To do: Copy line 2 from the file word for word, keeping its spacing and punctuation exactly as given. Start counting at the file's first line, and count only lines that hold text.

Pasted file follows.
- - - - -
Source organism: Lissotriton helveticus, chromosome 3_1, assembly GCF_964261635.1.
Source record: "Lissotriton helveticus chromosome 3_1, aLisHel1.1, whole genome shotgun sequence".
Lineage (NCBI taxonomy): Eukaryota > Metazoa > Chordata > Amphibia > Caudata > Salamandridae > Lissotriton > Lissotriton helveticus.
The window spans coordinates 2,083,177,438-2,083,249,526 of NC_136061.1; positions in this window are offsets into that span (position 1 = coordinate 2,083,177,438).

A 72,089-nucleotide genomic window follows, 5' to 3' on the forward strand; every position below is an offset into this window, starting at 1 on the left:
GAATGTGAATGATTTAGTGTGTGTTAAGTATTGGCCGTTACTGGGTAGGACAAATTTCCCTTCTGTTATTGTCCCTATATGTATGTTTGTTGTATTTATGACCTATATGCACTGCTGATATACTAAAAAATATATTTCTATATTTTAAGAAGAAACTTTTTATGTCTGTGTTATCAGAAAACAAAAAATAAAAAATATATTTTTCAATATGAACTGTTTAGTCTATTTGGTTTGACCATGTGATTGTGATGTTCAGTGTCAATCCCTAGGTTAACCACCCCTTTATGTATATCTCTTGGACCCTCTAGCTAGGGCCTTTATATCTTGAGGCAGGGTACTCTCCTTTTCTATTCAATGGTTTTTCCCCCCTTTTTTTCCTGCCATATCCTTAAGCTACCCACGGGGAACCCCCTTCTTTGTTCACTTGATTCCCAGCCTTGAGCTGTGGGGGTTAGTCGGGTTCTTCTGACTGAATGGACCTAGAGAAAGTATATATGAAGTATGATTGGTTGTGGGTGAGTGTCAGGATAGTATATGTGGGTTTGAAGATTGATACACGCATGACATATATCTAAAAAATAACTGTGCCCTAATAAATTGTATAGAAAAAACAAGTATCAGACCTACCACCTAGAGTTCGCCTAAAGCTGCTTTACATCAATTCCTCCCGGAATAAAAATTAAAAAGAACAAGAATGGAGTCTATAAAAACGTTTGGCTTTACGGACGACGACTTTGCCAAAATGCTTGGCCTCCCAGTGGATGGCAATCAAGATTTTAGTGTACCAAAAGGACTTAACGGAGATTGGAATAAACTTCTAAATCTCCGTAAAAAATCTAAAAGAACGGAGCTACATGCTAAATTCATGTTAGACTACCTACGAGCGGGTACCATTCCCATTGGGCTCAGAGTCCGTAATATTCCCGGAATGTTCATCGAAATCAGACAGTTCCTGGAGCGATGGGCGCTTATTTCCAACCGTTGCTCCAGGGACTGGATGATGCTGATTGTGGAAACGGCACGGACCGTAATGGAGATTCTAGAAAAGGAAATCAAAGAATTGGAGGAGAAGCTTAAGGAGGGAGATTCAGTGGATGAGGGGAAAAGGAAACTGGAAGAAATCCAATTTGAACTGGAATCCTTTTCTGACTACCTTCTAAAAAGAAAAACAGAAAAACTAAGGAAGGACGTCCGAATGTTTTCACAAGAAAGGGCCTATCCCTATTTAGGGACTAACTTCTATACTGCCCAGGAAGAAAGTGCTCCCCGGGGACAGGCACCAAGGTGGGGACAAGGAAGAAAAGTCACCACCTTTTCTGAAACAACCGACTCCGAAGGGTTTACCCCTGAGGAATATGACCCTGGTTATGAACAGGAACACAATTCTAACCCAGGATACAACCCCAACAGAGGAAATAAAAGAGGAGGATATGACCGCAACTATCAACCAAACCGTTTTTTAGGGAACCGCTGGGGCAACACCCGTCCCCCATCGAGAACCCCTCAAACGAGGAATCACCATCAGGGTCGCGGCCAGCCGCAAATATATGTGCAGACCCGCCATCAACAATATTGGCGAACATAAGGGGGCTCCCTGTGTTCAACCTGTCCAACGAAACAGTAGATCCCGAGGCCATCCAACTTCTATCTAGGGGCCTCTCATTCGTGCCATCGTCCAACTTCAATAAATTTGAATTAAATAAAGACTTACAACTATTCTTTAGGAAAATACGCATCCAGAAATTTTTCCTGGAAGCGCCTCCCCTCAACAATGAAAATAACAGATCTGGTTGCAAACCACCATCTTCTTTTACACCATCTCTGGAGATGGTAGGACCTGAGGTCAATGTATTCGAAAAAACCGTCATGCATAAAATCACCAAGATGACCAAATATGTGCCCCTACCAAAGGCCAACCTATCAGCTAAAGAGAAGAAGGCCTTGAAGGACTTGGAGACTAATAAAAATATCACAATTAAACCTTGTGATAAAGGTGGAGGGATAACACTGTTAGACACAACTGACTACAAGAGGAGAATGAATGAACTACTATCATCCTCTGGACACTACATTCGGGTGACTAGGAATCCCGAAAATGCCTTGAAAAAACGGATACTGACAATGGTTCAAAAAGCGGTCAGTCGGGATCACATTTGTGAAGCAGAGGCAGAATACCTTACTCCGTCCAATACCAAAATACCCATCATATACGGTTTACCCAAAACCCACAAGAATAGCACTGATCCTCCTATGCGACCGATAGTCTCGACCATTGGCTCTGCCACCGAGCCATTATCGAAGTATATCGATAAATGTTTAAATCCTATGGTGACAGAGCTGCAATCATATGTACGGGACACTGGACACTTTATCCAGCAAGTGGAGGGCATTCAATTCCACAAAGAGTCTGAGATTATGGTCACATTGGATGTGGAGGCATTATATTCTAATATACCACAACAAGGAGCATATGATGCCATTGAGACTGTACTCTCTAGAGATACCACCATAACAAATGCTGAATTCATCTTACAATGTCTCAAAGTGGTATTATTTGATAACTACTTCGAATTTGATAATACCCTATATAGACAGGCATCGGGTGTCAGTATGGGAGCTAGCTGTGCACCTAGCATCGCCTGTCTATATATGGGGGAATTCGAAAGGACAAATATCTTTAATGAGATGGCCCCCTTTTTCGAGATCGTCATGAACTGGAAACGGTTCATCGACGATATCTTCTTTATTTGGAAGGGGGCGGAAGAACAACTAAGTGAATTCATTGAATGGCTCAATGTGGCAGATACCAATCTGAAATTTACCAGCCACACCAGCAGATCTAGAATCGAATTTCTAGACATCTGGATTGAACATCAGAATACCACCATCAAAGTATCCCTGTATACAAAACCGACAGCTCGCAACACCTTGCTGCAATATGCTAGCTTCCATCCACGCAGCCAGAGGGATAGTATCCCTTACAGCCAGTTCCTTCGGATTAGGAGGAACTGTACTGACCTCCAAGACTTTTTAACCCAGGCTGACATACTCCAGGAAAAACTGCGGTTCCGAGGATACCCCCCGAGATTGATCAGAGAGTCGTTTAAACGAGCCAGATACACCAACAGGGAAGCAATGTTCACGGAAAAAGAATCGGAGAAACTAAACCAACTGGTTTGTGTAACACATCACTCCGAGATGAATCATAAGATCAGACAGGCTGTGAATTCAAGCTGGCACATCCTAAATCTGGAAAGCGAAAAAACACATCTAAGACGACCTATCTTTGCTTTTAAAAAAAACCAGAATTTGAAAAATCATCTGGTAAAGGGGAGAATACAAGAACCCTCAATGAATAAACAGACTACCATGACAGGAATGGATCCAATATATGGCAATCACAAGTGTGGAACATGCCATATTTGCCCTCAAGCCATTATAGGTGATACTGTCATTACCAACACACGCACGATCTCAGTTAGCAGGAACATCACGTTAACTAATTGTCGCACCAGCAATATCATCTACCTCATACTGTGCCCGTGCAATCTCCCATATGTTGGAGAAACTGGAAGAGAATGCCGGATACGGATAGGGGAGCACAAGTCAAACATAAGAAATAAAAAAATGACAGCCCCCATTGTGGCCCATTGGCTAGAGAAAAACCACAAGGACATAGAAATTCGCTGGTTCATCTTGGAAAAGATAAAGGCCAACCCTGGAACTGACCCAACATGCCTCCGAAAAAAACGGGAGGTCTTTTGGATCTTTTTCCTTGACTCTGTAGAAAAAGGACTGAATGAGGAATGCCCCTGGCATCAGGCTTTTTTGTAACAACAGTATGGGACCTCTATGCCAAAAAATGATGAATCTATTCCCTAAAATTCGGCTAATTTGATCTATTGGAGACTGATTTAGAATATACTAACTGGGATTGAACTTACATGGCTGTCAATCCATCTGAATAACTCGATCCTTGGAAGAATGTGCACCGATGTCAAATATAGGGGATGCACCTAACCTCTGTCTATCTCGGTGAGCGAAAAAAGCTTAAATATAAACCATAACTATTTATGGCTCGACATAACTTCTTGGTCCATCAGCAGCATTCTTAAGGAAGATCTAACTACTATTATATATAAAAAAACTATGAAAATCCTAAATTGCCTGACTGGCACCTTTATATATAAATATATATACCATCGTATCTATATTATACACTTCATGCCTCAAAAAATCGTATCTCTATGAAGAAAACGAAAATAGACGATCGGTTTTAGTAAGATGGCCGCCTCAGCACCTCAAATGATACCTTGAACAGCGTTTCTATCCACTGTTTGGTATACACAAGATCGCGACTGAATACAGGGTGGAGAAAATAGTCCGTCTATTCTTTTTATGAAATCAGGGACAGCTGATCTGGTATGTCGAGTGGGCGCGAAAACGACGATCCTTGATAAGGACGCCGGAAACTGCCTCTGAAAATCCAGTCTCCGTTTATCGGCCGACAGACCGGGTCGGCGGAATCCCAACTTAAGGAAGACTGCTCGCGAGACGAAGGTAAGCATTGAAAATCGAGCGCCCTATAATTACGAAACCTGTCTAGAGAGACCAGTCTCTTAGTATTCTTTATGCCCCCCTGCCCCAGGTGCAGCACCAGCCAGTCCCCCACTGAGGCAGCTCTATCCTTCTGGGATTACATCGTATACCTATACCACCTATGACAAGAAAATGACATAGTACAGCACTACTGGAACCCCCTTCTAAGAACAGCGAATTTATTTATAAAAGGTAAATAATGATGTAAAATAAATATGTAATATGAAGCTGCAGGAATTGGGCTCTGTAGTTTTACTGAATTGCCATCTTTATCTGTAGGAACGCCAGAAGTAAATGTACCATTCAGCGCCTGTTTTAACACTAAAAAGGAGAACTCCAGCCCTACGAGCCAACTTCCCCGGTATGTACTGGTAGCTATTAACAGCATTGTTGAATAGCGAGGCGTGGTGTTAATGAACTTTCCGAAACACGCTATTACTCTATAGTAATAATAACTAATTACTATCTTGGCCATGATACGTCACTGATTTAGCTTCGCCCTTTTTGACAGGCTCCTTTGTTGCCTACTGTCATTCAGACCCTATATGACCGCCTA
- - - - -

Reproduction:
Source record: "Lissotriton helveticus chromosome 3_1, aLisHel1.1, whole genome shotgun sequence".